HERE IS THE MAIN POST
Readings and Discussion Post: Family Systems and Integrative Psychotherapy
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Readings: Wedding & Corsini: Ch.11, Family Therapy
Okun: Chs. 12 & 13
Okun-12-Chapter12_Therapeutic_Goals_Processes_and_Change.pdfPreview the document
Okun-13-Chapter13_Contributions_Limitations_and_Current_Status.pdfPreview the document
David Scharff, M.D. & Jill schariff, M.D., Object Relations Family Therapy (Links to an external site.)
Stephen Madigan, Ph.D., Narrative Family Therapy (Links to an external site.)
Allen Ivey, ED., Integrative Therapy (Links to an external site.)
Jeffrey Kottler, Ph.D., Integrative Therapy (Links to an external site.)
What are the core principles of Family systems therapies ground your disucssion in examples from particular approaches to Family Therapy?
What are the core concepts in Integrative Psychotherapy?
ABIES RESPOND TO THE MAIN POST
In Family systems therapies, one must help each individual in the therapy to think of themselves as a unit. In the unit, there must be systems thinking, which helps each person understand that they are each a part of the whole system. The family’s structure and processes are evaluated in family therapy as the therapists view the family as a complex, causal, and ongoing network of related parts that is larger than the individual members. When in family therapy, a person understands that organization and wholeness must be stressed (Wedding & Corsini, 2014). When each unit is combined, it creates a whole entity that is bigger than the self.
While the family is one system, there must be subsystems as well that individual members belong to. FOr example, subsystems such as females, males, parents, and siblings can all play a role in how the family operates. The spousal subsystem, seen to be the most important, provides security and examples of commitment to the children (Wedding & Corsini, 2014). Sibling subsystems ensure that the children of the family learn to negotiate, compete, and cooperate with one another. This type of subsystem helps the children of the family eventually attach to others.
In the psychodynamic view of family therapy, it is often best expressed by object relations family therapists who explain that people have a constant urge to connect with an object, which is usually another person (Wedding & Corsini, 2014). In this method, the loss of loved ones or unfulfillment in childhood is expressed through our relationships with others.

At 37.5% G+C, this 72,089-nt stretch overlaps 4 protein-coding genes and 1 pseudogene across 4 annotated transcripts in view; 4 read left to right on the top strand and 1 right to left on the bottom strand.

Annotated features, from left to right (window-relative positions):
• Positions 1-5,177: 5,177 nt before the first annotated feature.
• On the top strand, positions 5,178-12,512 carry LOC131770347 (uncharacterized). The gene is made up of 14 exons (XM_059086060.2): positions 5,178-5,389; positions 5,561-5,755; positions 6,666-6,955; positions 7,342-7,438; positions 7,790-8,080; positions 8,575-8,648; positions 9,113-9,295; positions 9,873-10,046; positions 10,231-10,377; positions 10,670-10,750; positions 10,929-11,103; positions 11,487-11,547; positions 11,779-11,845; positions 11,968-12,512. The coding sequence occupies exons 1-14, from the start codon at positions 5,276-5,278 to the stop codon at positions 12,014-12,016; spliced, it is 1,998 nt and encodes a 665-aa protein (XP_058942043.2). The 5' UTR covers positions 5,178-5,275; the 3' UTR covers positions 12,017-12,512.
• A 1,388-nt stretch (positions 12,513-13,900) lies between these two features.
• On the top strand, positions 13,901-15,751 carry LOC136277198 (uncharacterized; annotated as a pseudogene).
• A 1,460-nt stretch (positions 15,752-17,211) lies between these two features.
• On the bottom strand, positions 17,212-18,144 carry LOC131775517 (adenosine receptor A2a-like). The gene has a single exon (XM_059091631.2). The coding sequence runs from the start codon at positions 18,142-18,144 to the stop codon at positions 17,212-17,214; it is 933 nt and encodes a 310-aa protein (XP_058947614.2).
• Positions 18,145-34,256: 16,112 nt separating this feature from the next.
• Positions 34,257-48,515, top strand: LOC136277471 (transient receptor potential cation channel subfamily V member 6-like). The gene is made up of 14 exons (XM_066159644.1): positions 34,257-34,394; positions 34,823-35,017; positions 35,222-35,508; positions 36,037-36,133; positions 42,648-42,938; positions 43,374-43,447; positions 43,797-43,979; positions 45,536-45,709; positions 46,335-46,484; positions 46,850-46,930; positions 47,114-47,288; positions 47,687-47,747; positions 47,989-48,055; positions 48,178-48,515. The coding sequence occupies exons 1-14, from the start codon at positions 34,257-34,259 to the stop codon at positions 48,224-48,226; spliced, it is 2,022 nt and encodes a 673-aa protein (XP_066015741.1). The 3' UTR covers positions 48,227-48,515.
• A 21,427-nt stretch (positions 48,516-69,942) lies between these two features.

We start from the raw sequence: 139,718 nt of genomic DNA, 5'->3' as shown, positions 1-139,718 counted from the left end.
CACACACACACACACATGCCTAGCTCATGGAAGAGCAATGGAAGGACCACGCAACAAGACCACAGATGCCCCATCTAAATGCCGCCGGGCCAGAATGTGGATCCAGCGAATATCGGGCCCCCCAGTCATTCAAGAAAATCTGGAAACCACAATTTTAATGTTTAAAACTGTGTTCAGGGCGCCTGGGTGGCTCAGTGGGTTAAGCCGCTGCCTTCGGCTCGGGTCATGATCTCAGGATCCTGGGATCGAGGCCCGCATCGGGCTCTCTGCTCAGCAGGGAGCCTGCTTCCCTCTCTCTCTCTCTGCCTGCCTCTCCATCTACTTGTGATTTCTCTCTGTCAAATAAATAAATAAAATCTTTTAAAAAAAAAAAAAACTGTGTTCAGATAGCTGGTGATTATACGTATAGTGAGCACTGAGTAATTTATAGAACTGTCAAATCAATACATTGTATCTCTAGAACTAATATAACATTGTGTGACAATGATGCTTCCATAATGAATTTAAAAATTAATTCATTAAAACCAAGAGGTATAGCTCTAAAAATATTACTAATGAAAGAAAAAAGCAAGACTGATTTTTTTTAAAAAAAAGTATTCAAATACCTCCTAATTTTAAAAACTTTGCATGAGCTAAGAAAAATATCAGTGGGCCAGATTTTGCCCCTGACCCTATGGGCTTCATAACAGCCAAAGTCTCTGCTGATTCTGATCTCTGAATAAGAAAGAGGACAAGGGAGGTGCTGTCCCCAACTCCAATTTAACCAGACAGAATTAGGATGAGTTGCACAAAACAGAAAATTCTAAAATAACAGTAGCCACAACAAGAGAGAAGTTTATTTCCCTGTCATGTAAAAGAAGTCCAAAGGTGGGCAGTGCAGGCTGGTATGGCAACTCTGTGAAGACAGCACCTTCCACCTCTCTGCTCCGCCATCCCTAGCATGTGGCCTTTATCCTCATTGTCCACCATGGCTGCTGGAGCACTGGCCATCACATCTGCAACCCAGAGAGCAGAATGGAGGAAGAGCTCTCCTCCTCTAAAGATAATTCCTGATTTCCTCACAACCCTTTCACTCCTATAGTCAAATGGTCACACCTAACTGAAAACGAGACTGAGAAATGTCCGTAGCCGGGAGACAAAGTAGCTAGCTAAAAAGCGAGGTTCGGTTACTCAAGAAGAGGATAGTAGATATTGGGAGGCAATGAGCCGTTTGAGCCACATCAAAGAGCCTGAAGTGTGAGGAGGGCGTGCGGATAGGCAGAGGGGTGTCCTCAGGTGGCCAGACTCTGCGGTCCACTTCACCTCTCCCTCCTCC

In Experiential family therapy, it is believed that families need a growth experience sourced from an interpersonal experience. Experiential therapists believe that they can teach family members to be more honest and expressive of their needs if they are their authentic selves (Wedding & Corsini, 2014).
Transgenerational family therapy believes that families are tied together in behaviors, thinking, and feeling. When individual problems occur, they are often maintained by connections with those in the family. However, it is important that the individual members of the family have a sense of self in order to avoid any dysfunction when familial problems arise (Wedding & Corsini, 2014).
Narrative family therapists argued that families must present positive and uplifting stories to get a positive and more productive outcome. If the opposite is done, then families would end up feeling more overwhelmed and stressed.
In integrated therapy, the core principles are technical eclecticism, common factors, theoretical integration, and assimilative integration. Every principle has a goal to increase therapeutic efficacy and applicability. Each is distinctive and works on different levels in a patient-therapy process. However, they all look beyond single approaches (Wedding & Corsini, 2014).
Wedding, D. & Corsini, R. (2014). Current psychotherapies (10th ed.). Belmont, CA: Brooks/Cole Cengage Learning.
Okun, B. F. (1990). Seeking connections in psychotherapy. San Francisco, CA: Jossey-Bass.
Salvador Minuchin, Ph.D., on Family Therapy
Phillip Guerin, M.D., Bowenian Family Therapy
David Scharff, M.D. & Jill schariff, M.D., Object Relations Family Therapy
Stephen Maigan, Ph.D., Narrative Family Therapy